In contrast. Baedeker opens its introduction to Sarajevo with a withering amount of facts. While they might be construed as nothing more than hard data, these details leave much open to the readers interpretation. From this intro, the reader comes to understand that Sarajevo is a religiously diverse city. The words Catholic, Orthodox, Mohammaden and Jews are all found in a single sentence. At the same time, the reader also learns of a martial aspect – “15th Army Corps” “garrison of 5,000 men”- to be found in Sarajevo. The topographical description of the city’s situation “lies in a narrow valley” and “at the foot and on the slopes of partly wooded hills” is picturesque. The overall effect of Baedeker’s style is to create a multi-dimensional portrait. Modern guidebooks have the difficult task of trying to rescue Sarajevo from the shadows of its 20th century history. Baedeker had no idea of the future. Its job was to describe the present and past. And that is just what it did, making Sarajevo shine like a ray of sun within its pages.
Bazaar Transformations – The Near Abroad
To an astonishing degree, most of the sites in Sarajevo listed by Baedeker still existed when I visited. This, despite the destruction wrought by two World Wars and that internecine conflict of the 1990’s that was just as deadly. I was able to visit the Serbian Orthodox Church, Roman Catholic Cathedral and Husref Beg Mosque. At the latter, just as Baedeker advised, I was only allowed to enter the mosque “using the overshoes which the visitor must put on.” Business and commerce were largely segregated in much the same fashion in 2011 as Baedeker described a century earlier, with one sad caveat. The guidebook stated that in this “modern part of the town trade and business are mostly in the hands of Jews and Christians”. The Jews were decimated by the Holocaust, but the reconstructed, modern part of the city is a westernized, prototypically small European city center, largely run by the non-Muslim portion of the population.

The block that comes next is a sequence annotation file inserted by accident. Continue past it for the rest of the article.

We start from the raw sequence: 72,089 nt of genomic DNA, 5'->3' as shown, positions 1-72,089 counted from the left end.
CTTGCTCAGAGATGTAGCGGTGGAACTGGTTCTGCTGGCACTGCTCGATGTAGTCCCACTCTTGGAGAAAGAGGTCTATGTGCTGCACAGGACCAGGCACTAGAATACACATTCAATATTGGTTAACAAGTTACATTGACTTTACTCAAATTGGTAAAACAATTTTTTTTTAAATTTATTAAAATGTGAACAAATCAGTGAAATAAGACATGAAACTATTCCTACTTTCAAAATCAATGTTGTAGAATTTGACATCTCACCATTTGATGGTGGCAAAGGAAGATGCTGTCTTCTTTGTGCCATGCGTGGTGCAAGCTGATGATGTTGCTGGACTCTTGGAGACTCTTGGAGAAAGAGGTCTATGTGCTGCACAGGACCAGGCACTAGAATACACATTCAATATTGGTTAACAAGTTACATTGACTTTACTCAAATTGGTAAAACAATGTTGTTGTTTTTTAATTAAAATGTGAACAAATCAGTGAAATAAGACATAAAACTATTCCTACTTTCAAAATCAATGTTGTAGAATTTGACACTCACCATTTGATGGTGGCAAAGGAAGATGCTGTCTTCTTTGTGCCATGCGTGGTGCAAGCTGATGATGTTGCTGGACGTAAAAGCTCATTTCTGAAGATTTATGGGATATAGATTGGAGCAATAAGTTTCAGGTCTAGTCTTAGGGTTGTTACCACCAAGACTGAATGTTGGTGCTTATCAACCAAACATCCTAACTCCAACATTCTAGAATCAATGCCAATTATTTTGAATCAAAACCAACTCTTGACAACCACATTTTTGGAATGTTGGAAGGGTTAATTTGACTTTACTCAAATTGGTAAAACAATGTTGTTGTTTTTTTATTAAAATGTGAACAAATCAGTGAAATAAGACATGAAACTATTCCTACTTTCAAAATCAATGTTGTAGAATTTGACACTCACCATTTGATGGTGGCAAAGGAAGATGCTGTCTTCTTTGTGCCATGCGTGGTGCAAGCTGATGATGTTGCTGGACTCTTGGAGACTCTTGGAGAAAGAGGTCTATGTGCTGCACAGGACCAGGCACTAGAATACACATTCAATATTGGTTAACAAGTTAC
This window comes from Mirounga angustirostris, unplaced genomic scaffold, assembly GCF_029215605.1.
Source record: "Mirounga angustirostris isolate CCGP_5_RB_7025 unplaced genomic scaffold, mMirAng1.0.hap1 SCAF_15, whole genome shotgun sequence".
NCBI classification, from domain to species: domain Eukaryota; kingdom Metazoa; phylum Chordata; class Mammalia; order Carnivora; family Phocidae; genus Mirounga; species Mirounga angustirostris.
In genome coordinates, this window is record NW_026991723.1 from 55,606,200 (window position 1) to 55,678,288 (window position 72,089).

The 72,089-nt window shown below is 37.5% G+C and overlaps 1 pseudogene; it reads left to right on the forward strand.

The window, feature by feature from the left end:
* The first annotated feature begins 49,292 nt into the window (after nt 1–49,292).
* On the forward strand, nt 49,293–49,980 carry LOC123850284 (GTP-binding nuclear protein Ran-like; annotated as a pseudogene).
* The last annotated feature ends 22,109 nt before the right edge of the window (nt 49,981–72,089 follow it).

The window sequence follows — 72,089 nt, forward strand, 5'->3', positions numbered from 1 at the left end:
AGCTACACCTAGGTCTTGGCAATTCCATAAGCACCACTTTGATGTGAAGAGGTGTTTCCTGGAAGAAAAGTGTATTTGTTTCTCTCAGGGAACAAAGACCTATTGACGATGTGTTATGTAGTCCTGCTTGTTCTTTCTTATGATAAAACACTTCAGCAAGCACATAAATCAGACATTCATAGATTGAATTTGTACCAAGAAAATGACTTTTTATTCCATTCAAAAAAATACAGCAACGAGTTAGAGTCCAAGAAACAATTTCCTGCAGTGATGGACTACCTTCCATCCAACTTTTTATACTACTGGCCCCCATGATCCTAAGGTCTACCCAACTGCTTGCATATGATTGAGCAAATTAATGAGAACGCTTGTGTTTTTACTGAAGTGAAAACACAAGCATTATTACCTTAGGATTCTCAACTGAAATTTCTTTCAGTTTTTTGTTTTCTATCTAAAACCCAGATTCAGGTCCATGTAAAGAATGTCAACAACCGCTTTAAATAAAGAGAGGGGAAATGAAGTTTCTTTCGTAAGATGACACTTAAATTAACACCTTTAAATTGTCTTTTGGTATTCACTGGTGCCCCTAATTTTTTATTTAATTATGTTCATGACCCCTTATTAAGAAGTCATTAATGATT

Meanwhile the bazaar is still a vital part of the Old Turkish part of town where Bosniaks reign supreme. Conversely, many of the stalls are no longer run by Muslim merchantmen, but by attractive women. In 1911, Baedeker pointed out that many of the items on sale in the bazaar were not homemade, but reputedly came from Austria. A century later, I could not help but wonder how many of the “local” items such as rugs and copperware had been shipped in from Guangzhou. The influence of outsiders was just as pronounced in 2011 as 1911. Everything was supposed to have changed in Sarajevo during the 20th century, but I found the changes to be ones of nuance rather than degree.
An Unexpected Delight – Recreating A Lost Reality
Of course, Baedeker had no way of knowing that Sarajevo would prove to be the pivot point on which the world would turn away from peace and towards world war. They had no way of knowing that in their two excellent maps of Sarajevo could be found the place where fate and enmity would collude just a few years later, starting a process that would end up bringing an entire world to the point of collapse. It is both endearing and ominous to read Baedeker on Sarajevo a century after the fact. The no frills explanations of an astonishing city, one that Lonely Planet would later call an “unexpected delight”. An unexpected delight when what has come to be expected is war, upheaval and seemingly endless reconstruction. That was the Sarajevo I expected to see in 2011, thankfully what I discovered had much more in common with 1911. Reading Baedeker over a hundred years after its publication brought that lost reality back to me